The Academy's decision to maintain a low 15 to 1 student to teacher ratio strengthened its efforts to increase these students' educational performance while at the same time diversifying educational content. The Academy's intent is to eventually serve students from Kindergarten to High School. In its first year, which began on August 30, 1999, the Academy enrolled only students in Kindergarten through the 2nd Grade, adding one grade per year during its initial five years of operation. In 2000-2001 the Academy will add the 3rd Grade. During 1999-2000, the number of students the Academy served was limited. The managers of the Academy's startup facility would not allow more than 45 students; 15 students fewer than the contracted number. The Superintendent compromised and determined that the Academy would still have a critical mass of students were it to enroll no fewer than 50. To enroll fewer would have resulted in a shortfall of funds too great to remain fiscally solvent. In 2000-2001 the number of students enrolled will increase to 90 students barring any unforeseen difficulties. During both the 1999-2000 and the 2000-2001 enrollment periods, when these available places are unfilled, students were to be (will be) selected for admission by lot. And enrollment preference given to continuing Academy students and their siblings.
For the five-year contract period (1999-2004), the Academy has proposed enrolling students according to the following schedule:
The Academy's instructional philosophy and program structure are open ended so that it can maintain curricular and operational flexibility (see "Circles of Continuing Development" below).  The Academy's curricular focus follows the standard school curriculum with one noteworthy exception: The Academy strives to infuse into its curriculum an emphasis on Africa, African America and the world, i.e., this curricular strategy would be particularly inclusive of Native American, Latino and Asian cultural and historical elements. These elements are vital to the correct and diverse education of its enrollees.
Most children (and most educated Americans regardless of race) have not been properly exposed to the history, culture and aspirations of the African in America, the largest nonwhite racial group in the United States. This group's history, culture, languages, traditions and contributions to American civilization have been most neglected in school curricula from kindergarten to the PhD. The Academy is designed to correct this inequity by infusing curricular diversity that will not exclude learning about other ethnic or racial groups, particularly Native Americans, Latin Americans and Asians. A review of the Academy's educational philosophy and curricular plan reveals that we approach education from a quality perspective that agrees with Carter G. Woodson's caution in his 1933 classic The Mis-education of the Negro:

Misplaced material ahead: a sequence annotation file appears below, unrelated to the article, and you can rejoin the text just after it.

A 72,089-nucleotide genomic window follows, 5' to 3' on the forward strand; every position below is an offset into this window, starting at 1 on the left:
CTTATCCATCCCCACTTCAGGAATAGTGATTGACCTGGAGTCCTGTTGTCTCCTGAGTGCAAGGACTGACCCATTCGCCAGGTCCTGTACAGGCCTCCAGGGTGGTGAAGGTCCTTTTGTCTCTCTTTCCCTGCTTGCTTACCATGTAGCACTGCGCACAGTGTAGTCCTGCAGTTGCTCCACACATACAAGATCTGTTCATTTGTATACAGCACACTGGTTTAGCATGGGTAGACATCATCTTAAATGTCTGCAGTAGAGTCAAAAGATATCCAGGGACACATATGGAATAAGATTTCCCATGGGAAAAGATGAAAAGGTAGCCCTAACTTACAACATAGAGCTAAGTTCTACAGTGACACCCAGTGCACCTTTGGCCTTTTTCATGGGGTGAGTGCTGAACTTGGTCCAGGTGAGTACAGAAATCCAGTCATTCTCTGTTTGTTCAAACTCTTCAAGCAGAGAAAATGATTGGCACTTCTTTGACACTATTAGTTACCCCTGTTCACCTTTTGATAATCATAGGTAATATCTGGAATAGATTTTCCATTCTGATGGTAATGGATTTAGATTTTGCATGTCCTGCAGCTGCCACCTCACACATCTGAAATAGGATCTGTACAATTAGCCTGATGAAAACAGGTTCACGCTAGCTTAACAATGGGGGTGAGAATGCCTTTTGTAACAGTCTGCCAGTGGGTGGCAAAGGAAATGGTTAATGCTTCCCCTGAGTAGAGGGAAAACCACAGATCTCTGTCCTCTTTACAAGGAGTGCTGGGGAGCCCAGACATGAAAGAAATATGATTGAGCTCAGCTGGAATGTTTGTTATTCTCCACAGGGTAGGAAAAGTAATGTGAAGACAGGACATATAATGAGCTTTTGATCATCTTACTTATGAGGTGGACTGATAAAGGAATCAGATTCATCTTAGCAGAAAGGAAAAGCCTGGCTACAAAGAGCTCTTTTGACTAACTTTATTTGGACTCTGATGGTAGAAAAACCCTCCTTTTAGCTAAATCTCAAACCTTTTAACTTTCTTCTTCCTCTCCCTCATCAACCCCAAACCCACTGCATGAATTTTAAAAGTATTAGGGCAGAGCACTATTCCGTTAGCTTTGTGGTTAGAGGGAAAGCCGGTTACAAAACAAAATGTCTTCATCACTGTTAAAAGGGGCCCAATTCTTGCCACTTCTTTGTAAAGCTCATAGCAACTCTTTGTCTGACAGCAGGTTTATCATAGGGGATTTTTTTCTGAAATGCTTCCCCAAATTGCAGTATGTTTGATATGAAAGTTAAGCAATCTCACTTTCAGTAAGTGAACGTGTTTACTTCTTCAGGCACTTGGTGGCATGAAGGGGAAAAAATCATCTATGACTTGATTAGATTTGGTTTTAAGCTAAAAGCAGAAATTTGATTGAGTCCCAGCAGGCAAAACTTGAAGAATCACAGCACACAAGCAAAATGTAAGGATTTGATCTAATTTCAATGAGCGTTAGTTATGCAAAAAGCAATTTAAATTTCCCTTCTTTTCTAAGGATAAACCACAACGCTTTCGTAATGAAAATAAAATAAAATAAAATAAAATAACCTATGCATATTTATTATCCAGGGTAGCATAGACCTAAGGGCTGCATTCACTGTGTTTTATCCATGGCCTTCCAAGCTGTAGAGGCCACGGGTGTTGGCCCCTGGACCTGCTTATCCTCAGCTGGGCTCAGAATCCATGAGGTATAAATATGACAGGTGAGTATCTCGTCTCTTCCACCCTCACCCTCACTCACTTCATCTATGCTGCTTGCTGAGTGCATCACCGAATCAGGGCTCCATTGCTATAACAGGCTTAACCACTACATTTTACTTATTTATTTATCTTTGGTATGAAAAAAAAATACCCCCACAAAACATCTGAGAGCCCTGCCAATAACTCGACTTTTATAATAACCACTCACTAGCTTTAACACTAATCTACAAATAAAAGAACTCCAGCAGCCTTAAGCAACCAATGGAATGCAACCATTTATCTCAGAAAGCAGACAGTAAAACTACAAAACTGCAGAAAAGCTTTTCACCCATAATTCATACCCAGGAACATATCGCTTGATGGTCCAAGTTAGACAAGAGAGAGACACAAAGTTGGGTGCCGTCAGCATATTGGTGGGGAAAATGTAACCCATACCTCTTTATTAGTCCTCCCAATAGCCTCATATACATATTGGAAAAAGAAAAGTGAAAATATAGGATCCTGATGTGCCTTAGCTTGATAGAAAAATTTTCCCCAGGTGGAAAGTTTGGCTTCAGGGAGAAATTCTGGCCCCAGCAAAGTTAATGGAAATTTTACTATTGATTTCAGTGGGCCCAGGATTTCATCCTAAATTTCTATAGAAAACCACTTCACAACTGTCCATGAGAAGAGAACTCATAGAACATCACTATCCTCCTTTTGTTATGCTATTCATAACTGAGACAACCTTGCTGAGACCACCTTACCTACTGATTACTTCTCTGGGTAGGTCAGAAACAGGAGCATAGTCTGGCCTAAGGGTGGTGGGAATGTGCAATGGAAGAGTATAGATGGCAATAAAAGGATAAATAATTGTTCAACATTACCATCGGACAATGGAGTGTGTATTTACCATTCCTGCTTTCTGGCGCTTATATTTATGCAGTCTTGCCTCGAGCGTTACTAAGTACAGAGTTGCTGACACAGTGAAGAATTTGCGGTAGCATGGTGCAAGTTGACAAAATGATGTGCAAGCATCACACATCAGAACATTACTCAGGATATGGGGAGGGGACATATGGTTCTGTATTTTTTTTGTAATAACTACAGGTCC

"The element of race does not enter here. It is merely a matter of exercising common sense in approaching people through their environment in order to deal with conditions as they are rather than as you would like to see them or imagine that they are. There may be a difference in method of attack, but the principle remains the same. . . . History does not furnish a case of the elevation of a people by ignoring the thought and aspirations of the people thus served."
Second Grade Class of 1999-2000. Substitute Instructor: Mr. Perkins B. Pringle. Mr. Pringle is also the
All Americans, we believe, must learn to live, work and understand each other. This need has been evident, although ignored, since the inception of the nation. The Academy's purpose is to offer a well-balanced education where academic skills are taught along with mutual respect and cooperation, a knowledge of the neighborhood where the students reside, an informed view of their home and the homes of their neighbors, and a realistic and undamaged sense of self. In this way we undergird our efforts to keep the American experiment alive.
Governance and Administration
The Current Board of Governors 
Pastor J. Wayman Butts, Dr. Edward W. Crosby and Perkins B. Pringle
Governors Who Resigned During the Year
(see below for a complete roster of all faculty and staff hired; copies of resumes and teaching certificates are
available upon request)
Circle of Continuing Development
Additional Instructional and Support Staff
Kindergarten: 17 Students
First Grade: 14 Students
Second Grade: 13 Students
Kindergarten: 2 Withdrawals 6 Suspensions
First Grade: 6 Withdrawals 5 Suspensions
Second Grade: 2 Withdrawals 2 Suspensions
First Grade: 2
Second Grade: 1
1. Dan Aldridge. (1969). Education to Govern, A Philosophy and Program for Learning NOW! (Detroit: Advocators), p. 47. His circular matrix was discussed by the Principal, the Chair of the Curriculum Committee and the Superintendent. Their decision was to put it before the faculty in an in-service training session during the 2000-2001 academic year. A more legible copy of the matrix can be acquired by emailing the Webmaster.
Many of the Governors'
resumes (past and present) have been posted here.
Governors recently admitted to the Board have not yet been entered.
NB: The Attachments referred to in
this report may be requested from the Webmaster via an e-mail
End of Part I
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For More Information Write or Call
Dr. Edward W. Crosby, PhD, Co-Founder, Superintendent
Mr. Perkins B. Pringle, MEd, Principal
Ms. Angela M. Anderson, MBA , Business Manager / BoardTreasurer
The Ida B. Wells Community Academy
670 Wooster Avenue
Akron, Ohio 44307-1868
Voice: 330.376.4915 FAX: 330.376.4912